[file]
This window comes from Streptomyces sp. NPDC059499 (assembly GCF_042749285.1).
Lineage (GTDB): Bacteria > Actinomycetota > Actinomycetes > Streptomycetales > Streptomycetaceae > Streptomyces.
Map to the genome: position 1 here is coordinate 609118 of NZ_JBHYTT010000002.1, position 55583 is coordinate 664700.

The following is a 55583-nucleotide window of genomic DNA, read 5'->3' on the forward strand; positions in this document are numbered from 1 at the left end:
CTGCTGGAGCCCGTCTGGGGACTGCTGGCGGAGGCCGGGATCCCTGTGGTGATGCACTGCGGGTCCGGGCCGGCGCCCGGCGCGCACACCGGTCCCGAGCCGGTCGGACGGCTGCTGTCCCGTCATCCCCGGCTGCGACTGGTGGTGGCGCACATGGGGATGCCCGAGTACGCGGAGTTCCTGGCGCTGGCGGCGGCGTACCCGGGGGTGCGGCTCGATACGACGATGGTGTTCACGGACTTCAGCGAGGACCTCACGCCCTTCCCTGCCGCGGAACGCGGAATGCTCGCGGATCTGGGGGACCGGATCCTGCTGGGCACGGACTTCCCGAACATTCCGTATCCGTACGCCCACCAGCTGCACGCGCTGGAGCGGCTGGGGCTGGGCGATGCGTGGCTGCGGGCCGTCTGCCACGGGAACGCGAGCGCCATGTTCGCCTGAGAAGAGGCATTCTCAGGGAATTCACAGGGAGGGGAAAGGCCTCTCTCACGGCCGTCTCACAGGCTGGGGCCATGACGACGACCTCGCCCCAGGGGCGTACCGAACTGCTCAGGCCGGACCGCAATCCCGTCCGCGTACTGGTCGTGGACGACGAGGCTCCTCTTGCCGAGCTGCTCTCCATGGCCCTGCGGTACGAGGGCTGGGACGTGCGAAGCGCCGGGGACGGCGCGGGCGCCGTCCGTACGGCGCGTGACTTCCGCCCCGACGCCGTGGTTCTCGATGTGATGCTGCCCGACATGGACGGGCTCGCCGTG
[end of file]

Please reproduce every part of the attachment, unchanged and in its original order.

This window comes from Streptomyces sp. NPDC059499 (assembly GCF_042749285.1).
Lineage (GTDB): Bacteria > Actinomycetota > Actinomycetes > Streptomycetales > Streptomycetaceae > Streptomyces.
Map to the genome: position 1 here is coordinate 609118 of NZ_JBHYTT010000002.1, position 55583 is coordinate 664700.

The following is a 55583-nucleotide window of genomic DNA, read 5'->3' on the forward strand; positions in this document are numbered from 1 at the left end:
CTGCTGGAGCCCGTCTGGGGACTGCTGGCGGAGGCCGGGATCCCTGTGGTGATGCACTGCGGGTCCGGGCCGGCGCCCGGCGCGCACACCGGTCCCGAGCCGGTCGGACGGCTGCTGTCCCGTCATCCCCGGCTGCGACTGGTGGTGGCGCACATGGGGATGCCCGAGTACGCGGAGTTCCTGGCGCTGGCGGCGGCGTACCCGGGGGTGCGGCTCGATACGACGATGGTGTTCACGGACTTCAGCGAGGACCTCACGCCCTTCCCTGCCGCGGAACGCGGAATGCTCGCGGATCTGGGGGACCGGATCCTGCTGGGCACGGACTTCCCGAACATTCCGTATCCGTACGCCCACCAGCTGCACGCGCTGGAGCGGCTGGGGCTGGGCGATGCGTGGCTGCGGGCCGTCTGCCACGGGAACGCGAGCGCCATGTTCGCCTGAGAAGAGGCATTCTCAGGGAATTCACAGGGAGGGGAAAGGCCTCTCTCACGGCCGTCTCACAGGCTGGGGCCATGACGACGACCTCGCCCCAGGGGCGTACCGAACTGCTCAGGCCGGACCGCAATCCCGTCCGCGTACTGGTCGTGGACGACGAGGCTCCTCTTGCCGAGCTGCTCTCCATGGCCCTGCGGTACGAGGGCTGGGACGTGCGAAGCGCCGGGGACGGCGCGGGCGCCGTCCGTACGGCGCGTGACTTCCGCCCCGACGCCGTGGTTCTCGATGTGATGCTGCCCGACATGGACGGGCTCGCCGTG